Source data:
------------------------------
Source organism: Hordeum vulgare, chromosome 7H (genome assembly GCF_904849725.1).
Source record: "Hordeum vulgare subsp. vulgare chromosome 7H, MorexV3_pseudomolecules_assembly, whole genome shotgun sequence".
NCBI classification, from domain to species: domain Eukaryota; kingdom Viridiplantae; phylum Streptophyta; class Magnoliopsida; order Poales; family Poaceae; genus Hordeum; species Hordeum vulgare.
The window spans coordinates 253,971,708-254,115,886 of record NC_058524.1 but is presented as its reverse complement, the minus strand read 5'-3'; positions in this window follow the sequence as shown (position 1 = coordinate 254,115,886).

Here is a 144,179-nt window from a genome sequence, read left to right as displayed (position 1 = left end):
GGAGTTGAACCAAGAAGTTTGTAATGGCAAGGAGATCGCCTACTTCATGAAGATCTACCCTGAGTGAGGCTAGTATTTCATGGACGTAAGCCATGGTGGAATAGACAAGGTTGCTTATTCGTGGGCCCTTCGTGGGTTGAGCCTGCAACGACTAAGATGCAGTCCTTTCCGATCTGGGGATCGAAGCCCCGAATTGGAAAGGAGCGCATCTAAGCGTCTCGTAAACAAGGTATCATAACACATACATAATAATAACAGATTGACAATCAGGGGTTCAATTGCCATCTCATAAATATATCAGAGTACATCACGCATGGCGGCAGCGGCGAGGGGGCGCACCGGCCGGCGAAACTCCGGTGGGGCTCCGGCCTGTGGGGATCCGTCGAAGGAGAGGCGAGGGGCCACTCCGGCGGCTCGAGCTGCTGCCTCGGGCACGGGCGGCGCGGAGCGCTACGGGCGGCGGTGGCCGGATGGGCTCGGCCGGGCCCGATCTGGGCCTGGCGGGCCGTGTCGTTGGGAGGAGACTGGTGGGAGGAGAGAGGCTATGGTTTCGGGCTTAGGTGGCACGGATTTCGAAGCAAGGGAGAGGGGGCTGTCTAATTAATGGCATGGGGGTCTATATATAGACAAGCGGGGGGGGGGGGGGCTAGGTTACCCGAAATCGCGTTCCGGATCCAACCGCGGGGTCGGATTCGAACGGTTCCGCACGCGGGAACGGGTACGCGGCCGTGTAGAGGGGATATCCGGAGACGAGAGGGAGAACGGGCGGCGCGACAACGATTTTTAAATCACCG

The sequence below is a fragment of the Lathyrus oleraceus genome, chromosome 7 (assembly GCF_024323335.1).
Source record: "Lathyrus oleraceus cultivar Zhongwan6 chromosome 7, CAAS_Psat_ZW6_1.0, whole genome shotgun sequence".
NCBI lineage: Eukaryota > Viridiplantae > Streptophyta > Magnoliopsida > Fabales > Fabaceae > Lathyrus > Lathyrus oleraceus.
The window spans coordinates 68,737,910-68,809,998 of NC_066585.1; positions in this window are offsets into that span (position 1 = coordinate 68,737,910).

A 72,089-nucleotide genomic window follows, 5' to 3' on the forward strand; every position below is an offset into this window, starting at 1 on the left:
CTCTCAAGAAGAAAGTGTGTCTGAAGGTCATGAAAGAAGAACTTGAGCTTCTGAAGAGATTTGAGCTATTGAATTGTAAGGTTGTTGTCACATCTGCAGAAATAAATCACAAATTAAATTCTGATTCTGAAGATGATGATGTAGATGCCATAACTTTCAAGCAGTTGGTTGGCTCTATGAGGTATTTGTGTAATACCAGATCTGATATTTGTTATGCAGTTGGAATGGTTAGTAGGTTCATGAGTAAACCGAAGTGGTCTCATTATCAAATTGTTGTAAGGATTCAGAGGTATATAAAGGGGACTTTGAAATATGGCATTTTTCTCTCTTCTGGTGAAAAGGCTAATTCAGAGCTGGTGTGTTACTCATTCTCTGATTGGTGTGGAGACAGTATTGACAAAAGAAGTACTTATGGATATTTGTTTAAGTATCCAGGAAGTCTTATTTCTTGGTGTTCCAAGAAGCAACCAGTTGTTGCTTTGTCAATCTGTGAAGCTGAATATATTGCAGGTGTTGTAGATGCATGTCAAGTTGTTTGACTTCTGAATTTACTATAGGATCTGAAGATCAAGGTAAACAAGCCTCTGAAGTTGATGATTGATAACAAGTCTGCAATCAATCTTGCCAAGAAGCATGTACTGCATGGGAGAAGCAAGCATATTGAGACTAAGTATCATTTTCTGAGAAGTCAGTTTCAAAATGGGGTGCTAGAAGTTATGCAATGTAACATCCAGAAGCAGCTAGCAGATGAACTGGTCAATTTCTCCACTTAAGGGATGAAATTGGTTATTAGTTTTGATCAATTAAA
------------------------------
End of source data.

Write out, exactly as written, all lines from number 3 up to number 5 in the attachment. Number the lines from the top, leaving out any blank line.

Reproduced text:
NCBI classification, from domain to species: domain Eukaryota; kingdom Viridiplantae; phylum Streptophyta; class Magnoliopsida; order Poales; family Poaceae; genus Hordeum; species Hordeum vulgare.
The window spans coordinates 253,971,708-254,115,886 of record NC_058524.1 but is presented as its reverse complement, the minus strand read 5'-3'; positions in this window follow the sequence as shown (position 1 = coordinate 254,115,886).

Here is a 144,179-nt window from a genome sequence, read left to right as displayed (position 1 = left end):